Latin America Travel & Tour Information
Cuban Budget Accomodation (Claire Ward)
What is the best way to get to know how the Cubans live day to day? Move in with them! Cuba has a fantastic system of home stays or Casa Particulares where a family with a ?spare? room in their house has registered it with the State as a tourist room, (Cubans aren?t allowed to rent them freely and the hosts pay a fee of roughly 200CUC per month for the privilege whether the rooms are occupied or not). Cubans running this style of accommodation are very approachable people and are willing to answer most questions that you may have about life in Cuba. If you don?t speak Spanish, don?t worry because you will still get an excellent insight into the daily rhythm of domestic Cuba, from hand-washing to family gatherings, to home cooked meals. If you do get your washing done by your hosts then supply them with the washing powder bought from a Convertible Peso store (their soap is of very poor quality and doesn?t smell the best either), plus negotiate a price before the work is done.
Prices range from 15 to 25CUC (convertible pesos) per room per night yet the quality of the room does not necessarily change with the higher price. Some houses are more modern, more spacious and better equipped than others. Some rooms may come with en suite bathroom, some with air con or fan, double beds or twin, blank white walls or dripping in religious paraphernalia. The one thing they all have in common is Cuban house-proud cleanliness.
If you are a vegetarian then eating at the Casa is your best bet for a well balanced diet that goes beyond the ubiquitous rice and beans or congris. And that goes for you omnivores too. Your hosts are used to the foibles and quirks of tourists and will do their best to offer you interesting and varied meals which will enviably be too much food. It is up to you to tell your hosts what time you would like to eat dinner and breakfast. Officially, they are allowed to offer you chicken or pork and in general it will be served with congris, salad and maybe malanga or yuca (root vegetables). It is not uncommon to be offered soup and coffee with the meal and sometimes even dessert, caramel flan is a popular choice. Dinner should cost between 7-8 CUC. However, they may also offer you lobster, shrimps or fish. Officially this is illegal but what they don?t know doesn?t hurt, just don?t be surprised if your plate gets whipped away from you if someone knocks at the door?it could be an inspector! Lobster and shrimps on average costs 10CUC. Breakfast should cost 3CUC.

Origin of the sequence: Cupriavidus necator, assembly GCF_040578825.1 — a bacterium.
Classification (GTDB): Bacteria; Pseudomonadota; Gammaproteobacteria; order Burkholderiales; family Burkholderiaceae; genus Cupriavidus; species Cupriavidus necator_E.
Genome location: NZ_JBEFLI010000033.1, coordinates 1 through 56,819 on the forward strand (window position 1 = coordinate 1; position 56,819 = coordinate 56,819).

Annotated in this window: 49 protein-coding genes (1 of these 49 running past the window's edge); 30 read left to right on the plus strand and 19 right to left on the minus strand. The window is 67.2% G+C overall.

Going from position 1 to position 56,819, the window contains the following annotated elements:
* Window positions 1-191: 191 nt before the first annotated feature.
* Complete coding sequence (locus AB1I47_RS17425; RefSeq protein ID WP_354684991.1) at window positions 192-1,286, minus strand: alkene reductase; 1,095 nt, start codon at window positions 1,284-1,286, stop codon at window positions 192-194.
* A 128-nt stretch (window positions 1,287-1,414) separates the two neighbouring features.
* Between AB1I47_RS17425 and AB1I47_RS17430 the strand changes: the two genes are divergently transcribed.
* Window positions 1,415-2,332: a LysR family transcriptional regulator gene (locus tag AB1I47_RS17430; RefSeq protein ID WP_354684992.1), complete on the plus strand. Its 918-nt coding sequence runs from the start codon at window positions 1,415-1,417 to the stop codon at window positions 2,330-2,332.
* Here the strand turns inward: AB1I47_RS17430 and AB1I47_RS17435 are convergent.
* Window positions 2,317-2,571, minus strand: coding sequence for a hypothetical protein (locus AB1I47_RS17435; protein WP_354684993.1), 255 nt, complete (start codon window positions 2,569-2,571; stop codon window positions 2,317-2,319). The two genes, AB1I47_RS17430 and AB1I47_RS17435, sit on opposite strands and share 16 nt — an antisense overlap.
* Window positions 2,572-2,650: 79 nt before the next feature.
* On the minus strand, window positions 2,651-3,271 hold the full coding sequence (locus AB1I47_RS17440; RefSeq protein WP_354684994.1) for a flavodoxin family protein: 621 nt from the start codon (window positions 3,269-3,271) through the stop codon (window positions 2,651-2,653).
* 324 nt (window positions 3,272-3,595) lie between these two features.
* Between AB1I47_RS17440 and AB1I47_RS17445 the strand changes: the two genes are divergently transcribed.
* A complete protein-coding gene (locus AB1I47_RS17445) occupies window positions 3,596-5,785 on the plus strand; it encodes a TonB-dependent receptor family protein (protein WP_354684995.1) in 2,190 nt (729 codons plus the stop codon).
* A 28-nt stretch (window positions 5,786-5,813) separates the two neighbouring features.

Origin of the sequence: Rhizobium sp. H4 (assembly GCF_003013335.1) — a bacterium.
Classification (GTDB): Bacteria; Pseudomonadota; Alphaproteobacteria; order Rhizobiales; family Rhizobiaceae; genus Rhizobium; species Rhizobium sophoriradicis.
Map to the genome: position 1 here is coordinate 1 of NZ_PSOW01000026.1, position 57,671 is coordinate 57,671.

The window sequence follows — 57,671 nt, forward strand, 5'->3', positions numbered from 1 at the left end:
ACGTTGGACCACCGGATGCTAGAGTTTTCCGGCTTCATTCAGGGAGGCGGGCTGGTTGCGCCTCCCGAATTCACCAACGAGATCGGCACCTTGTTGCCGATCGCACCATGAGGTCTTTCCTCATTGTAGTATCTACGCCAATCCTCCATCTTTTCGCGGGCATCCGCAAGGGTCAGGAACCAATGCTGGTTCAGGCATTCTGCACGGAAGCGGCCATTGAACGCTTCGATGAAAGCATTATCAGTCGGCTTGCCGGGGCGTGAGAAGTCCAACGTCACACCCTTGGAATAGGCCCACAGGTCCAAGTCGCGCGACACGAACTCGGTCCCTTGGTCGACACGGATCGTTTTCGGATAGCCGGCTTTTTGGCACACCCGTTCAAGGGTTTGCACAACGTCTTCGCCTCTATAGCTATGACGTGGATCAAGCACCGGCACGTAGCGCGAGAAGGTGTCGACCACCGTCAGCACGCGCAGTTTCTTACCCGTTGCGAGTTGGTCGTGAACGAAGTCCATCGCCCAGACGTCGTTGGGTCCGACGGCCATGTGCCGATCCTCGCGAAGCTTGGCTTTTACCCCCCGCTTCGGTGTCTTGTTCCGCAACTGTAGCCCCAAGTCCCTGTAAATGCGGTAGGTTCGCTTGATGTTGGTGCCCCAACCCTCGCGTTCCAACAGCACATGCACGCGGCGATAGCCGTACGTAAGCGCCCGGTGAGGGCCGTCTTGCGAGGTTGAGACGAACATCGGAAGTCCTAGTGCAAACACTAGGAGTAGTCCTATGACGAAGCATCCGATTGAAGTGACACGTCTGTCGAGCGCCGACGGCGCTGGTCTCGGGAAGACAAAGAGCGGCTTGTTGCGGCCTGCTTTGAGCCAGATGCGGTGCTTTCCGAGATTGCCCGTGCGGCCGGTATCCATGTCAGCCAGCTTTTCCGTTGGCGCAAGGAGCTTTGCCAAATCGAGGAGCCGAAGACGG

Don?t worry about how to find a Casa Particulare. Hosts will be waiting in line with photos and descriptions when you get off the bus. Just talk with them to make sure they?ll meet your requirements, go and check it out before agreeing to stay and if it isn?t what you want they will help you find one that suits, usually at their family?s or friend?s house. If you are walking in the streets in search of casa to perch for the night then keep an eye out for the official Casa Particulares sign, it will be a sticker of a green or blue with a house-shaped triangle printed on it which is placed high on a door or window.
Finally, your newly adopted Cuban family appreciates any gifts that you can give them apart from monetary tips. If you can leave them your second hand clothes which are gratefully received. Other gift ideas include soap, shampoo, washing powder, toys for the children, pens, coloured pens, flip-flops?the list goes on because everything is hard to come by in Cuba.